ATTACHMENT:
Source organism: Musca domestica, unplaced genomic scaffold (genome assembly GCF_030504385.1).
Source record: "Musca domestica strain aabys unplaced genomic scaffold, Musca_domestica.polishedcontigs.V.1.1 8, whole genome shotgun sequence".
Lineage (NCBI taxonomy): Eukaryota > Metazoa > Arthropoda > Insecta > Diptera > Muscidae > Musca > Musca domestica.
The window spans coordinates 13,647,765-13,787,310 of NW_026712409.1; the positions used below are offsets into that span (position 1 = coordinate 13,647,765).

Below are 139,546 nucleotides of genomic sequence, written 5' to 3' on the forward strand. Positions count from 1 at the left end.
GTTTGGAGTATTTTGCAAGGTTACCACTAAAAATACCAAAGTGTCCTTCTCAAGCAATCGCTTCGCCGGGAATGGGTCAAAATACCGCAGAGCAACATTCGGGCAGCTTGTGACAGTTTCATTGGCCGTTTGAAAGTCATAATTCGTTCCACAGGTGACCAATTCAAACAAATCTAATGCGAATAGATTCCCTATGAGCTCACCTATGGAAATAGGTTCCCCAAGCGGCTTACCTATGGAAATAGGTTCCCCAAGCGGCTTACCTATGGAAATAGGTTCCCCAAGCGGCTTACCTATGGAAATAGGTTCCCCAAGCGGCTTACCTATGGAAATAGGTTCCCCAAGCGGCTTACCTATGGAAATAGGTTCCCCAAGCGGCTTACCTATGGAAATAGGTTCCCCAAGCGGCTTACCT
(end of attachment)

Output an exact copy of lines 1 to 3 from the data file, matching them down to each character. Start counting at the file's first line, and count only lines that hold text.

Source organism: Musca domestica, unplaced genomic scaffold (genome assembly GCF_030504385.1).
Source record: "Musca domestica strain aabys unplaced genomic scaffold, Musca_domestica.polishedcontigs.V.1.1 8, whole genome shotgun sequence".
Lineage (NCBI taxonomy): Eukaryota > Metazoa > Arthropoda > Insecta > Diptera > Muscidae > Musca > Musca domestica.